The University Grants Commission (UGC) of India is inviting applications from eligible & interested Indian students for undergraduate, postgraduate, M.Phil/Ph.D and postdoctoral studies in the European country, Hungary.

[via International – IndiaEduNews.net]

Follow us @educationheat – lists / @sectorheat

{ 0 comments }

The 9th edition the Oxford Advanced Learner’s Dictionary (OALD) , now accepts and recognises “Indian English” words such as ” timepass ” (action or fact of passing the time, typically in an aimless or unproductive way) and ” jugaad ” (a low-cost solution.)

[via International – IndiaEduNews.net]

Follow us @educationheat – lists / @sectorheat

{ 0 comments }

Canadian-American mathematician of Indian origin, Manjul Bhargava who won the prestigious Fields Medal (considered to be the Nobel Prize of Mathematics), has agreed to teach in Indian universities

[via International – IndiaEduNews.net]

Follow us @educationheat – lists / @sectorheat

{ 0 comments }

By Ivor Emmanuel Through my many connections with NAFSA colleagues spanning over 30 years, I have come to appreciate the deep sense of meaning and commitment that so many international education professionals have brought to our profession. Through countless hours they have given of themselves, not only on their campus, but also to the association and our field at large. They have attended committee meetings, organized workshops, delivered presentations, held leadership posts, mentored colleagues, engaged in advocacy and the list goes on. I personally have benefited from some of our finest leaders through all that I have learned from them. They have shaped our association and the nature of our work. A few have already been honored for their contributions. Many still toil quietly in the background. Their recognition will come one day…or perhaps now it is time! Do you know someone whom you admire in a similar way? Someone you may recognize as having shaped our profession at the local and national level. Perhaps they are a trusted mentor or a long-time colleague about to retire. Are there outstanding young professionals who are in the early trajectory of their careers and you see a bright future for them in the field of international education? Take this opportunity to nominate them today for a NAFSA national award! Don’t wait for tomorrow or next week or the week after. You may not get to it! Nominate a deserving colleague for this honor. Learn more about the NAFSA National Awards Program , including the new Rising Star Young Professional Award . Go ahead! Demonstrate your own appreciation and gratitude to those who have served and have taught us the tools of our trade, and thank you so much for taking time to recognize your colleagues! The NAFSA Awards Sub-Committee comprising John Greisberger, Kathy Sideli, Kay Thomas, Rosemary Valencia, and myself look forward to reviewing your nominations for this year’s Leadership Awards. Act now! The deadline is February 13, 2015. Ivor Emmanuel Director Berkeley International Office University of California, Berkeley Chair, NAFSA Awards Sub-Committee

[via NAFSA: Association of International Educators Blog]

Follow us @educationheat – lists / @sectorheat

{ 0 comments }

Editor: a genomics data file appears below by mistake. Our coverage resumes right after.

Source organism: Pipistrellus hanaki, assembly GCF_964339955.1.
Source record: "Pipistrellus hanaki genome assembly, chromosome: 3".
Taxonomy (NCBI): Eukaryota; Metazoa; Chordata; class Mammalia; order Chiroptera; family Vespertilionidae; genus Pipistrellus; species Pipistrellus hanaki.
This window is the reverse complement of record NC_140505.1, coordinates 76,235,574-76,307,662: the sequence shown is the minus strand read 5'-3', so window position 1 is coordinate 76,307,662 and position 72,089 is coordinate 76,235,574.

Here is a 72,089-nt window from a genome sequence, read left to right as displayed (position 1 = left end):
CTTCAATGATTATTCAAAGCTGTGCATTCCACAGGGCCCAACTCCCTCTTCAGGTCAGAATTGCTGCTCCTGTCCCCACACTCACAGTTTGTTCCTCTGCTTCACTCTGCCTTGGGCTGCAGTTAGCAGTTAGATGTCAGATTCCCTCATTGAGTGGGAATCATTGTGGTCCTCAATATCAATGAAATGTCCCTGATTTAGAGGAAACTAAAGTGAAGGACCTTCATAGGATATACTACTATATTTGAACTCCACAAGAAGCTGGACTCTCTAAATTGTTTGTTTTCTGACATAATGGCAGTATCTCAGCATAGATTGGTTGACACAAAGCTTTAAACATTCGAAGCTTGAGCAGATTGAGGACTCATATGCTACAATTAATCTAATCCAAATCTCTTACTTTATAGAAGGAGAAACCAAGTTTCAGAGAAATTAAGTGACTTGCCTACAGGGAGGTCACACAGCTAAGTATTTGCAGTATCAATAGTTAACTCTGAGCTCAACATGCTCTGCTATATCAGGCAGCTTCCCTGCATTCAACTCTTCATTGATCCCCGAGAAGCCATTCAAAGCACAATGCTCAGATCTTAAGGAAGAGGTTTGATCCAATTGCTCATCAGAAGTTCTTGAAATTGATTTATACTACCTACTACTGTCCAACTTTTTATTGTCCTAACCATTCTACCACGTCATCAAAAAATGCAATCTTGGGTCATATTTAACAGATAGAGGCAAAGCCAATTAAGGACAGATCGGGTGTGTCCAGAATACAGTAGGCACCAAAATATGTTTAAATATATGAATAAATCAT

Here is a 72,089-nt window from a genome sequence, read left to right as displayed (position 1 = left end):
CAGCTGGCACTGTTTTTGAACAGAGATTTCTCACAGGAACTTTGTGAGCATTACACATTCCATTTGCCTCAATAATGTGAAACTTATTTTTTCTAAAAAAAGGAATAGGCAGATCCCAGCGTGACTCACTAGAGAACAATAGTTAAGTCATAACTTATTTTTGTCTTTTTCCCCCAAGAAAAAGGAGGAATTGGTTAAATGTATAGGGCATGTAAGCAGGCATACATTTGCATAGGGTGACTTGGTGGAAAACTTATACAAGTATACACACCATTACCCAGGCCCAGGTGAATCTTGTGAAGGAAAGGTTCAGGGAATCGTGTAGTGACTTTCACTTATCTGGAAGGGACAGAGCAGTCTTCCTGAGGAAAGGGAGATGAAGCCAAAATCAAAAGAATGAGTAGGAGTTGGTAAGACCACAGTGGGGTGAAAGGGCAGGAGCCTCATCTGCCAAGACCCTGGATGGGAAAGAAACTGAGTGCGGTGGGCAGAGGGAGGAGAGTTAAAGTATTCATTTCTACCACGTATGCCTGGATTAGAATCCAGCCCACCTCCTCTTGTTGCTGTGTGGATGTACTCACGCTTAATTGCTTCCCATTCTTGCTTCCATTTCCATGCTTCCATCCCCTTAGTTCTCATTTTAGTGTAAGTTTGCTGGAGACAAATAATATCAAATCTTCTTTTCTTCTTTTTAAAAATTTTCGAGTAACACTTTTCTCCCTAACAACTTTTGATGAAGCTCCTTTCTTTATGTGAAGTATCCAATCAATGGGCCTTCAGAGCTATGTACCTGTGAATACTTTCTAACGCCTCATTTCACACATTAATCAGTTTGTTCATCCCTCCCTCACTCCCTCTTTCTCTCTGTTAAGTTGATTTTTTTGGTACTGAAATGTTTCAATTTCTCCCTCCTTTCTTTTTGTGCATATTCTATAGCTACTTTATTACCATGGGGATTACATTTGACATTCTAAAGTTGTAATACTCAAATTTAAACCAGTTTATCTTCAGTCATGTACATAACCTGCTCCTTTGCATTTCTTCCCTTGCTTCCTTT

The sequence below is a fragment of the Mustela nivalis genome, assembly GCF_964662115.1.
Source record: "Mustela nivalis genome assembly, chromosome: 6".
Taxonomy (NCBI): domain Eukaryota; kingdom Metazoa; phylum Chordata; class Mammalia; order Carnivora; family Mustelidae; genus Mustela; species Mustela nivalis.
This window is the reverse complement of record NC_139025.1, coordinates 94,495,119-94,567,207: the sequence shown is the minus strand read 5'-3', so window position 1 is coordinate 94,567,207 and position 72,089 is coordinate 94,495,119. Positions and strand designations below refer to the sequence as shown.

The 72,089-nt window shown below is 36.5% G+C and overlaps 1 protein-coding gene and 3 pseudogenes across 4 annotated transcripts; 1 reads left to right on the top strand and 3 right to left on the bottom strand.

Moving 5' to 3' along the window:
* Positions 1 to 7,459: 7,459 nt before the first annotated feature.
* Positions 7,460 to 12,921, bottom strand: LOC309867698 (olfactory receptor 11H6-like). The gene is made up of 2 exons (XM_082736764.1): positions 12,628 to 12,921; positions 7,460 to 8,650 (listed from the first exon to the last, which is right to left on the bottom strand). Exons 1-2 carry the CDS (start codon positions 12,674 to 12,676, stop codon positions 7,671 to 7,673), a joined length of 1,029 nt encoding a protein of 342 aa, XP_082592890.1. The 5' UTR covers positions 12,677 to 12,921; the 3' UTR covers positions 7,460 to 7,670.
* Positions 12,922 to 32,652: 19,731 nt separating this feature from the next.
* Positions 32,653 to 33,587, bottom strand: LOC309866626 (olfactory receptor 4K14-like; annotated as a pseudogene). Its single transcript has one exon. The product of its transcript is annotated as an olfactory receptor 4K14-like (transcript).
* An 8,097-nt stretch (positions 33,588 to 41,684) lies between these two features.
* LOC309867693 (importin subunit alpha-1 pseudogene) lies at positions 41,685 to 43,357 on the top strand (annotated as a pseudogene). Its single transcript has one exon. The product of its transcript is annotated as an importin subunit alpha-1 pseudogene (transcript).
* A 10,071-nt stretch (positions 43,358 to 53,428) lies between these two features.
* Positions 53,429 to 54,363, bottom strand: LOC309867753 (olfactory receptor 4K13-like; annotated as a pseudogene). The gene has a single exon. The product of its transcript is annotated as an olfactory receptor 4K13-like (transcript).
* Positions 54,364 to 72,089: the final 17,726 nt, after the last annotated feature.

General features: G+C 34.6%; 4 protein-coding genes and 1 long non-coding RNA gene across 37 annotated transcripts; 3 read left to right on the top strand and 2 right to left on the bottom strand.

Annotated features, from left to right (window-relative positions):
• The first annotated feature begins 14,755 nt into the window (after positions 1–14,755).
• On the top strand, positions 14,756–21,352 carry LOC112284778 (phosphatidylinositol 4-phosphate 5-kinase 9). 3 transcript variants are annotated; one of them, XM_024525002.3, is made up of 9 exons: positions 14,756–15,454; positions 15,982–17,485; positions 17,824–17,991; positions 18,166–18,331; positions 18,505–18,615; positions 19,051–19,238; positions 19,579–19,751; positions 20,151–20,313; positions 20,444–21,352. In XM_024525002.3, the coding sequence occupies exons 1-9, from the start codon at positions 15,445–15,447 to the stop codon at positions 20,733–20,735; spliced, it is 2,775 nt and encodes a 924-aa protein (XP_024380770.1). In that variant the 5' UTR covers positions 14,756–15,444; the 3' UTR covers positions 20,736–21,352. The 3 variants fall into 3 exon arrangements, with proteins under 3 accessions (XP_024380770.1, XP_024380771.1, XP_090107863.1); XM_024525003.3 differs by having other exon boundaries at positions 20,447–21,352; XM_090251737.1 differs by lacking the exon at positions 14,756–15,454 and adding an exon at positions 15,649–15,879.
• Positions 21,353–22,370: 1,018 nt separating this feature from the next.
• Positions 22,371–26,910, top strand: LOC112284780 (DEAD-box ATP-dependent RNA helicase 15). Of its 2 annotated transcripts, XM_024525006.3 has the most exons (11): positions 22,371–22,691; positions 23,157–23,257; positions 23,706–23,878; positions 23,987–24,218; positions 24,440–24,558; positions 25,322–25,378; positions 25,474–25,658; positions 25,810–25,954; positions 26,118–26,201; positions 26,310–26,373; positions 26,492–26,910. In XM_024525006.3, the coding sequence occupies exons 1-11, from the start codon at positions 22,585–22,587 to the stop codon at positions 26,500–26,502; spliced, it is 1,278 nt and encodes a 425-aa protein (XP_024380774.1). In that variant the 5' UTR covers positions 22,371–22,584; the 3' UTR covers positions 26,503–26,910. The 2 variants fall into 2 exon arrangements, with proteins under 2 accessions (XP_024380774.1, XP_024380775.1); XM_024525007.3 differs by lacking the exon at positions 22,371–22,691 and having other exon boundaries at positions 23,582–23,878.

By Jodi Simek In October 2014, I participated in the prestigious Baden-Württemberg (BW) seminar in Germany, which has proven to be one of the most beneficial professional development experiences in my career. For those unfamiliar with the Baden-Württemberg seminar, it is a weeklong training program sponsored by the Baden-Württemberg Ministry of Science, Research, and Arts in the German state of Baden-Württemberg. In cooperation with the American Association of Collegiate Registrars and Admissions Officers (AACRAO) and NAFSA, the ministry invites 15 international educators and registrars from throughout the United States to learn about the education system in Baden-Württemberg. While at the BW seminar, our group visited a number of German universities where we discussed a wide variety of approaches to higher education with German advisers, directors, and coordinators. We were also able to meet both German and American students, visit facilities, and learn about the institutions. Each day we were escorted to our site visit by members of the international office at Heidelberg University to gain an understanding of how their international office is organized. For example, one of my responsibilities at the University of Wisconsin–Eau Claire, is working with the Brazilian Scientific Mobility Program (BSMP), so it was really neat to talk to the staff at Heidelberg that also work with BSMP. One visit that was especially interesting to me was to the Duale Hochschule , or “cooperative education,” a program where students study with sponsorship from a company. Every 3 months the students switch between working at the company and studying at the Duale Hochschule . After 3 years, the student earns a bachelor’s degree in his or her major and has 3 years of applicable work experience. I was impressed that the program allows students to apply knowledge throughout their educational experience while also earning a salary. Another reason why my participation in the seminar was so enriching was the knowledge and companionship of the amazing colleagues in my cohort. Our cohort included professionals across the country, such as registrars; university system administrators; study abroad and international student services professionals; directors; and a vice provost. Within the context of the BW educational system, I was able to have a deeper understanding of what we learned because of the variety of expertise presented in my cohort. In addition, they were a heck of a lot of fun to spend a week with! Though the focus of the seminar was learning about the German educational system by visiting local universities and schools, there were also many opportunities to learn about our host city and region. We lived in the beautiful and historic city of Heidelberg for the week, and enjoyed exploring the old town and tasting traditional German cuisine. Our hosts made sure we had the opportunity to visit some local landmarks, such as the Heidelberg castle and the Maulbronn Monastery, a UNESCO world heritage site. I am incredibly fortunate that another NAFSA member pointed me toward the Baden-Württemberg seminar. Without his encouragement, I would not have applied and had this amazing, career-changing experience. I hope that other NAFSA members will consider taking advantage of this incredible opportunity to develop professionally and personally. I am especially grateful for the generosity of the Baden-Württemberg Ministry of Science, Research, and Arts, which covered our expenses during the seminar. You can learn more about the Baden-Württemberg seminar at the NAFSA website . Jodi Simek is senior international adviser at the University of Wisconsin-Eau Claire Center for International Education.